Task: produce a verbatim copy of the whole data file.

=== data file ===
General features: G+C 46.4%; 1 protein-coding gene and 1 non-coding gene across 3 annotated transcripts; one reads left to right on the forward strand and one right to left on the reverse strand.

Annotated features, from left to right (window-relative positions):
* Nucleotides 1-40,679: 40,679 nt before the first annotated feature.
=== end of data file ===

General features: G+C 46.4%; 1 protein-coding gene and 1 non-coding gene across 3 annotated transcripts; one reads left to right on the forward strand and one right to left on the reverse strand.

Annotated features, from left to right (window-relative positions):
* Nucleotides 1-40,679: 40,679 nt before the first annotated feature.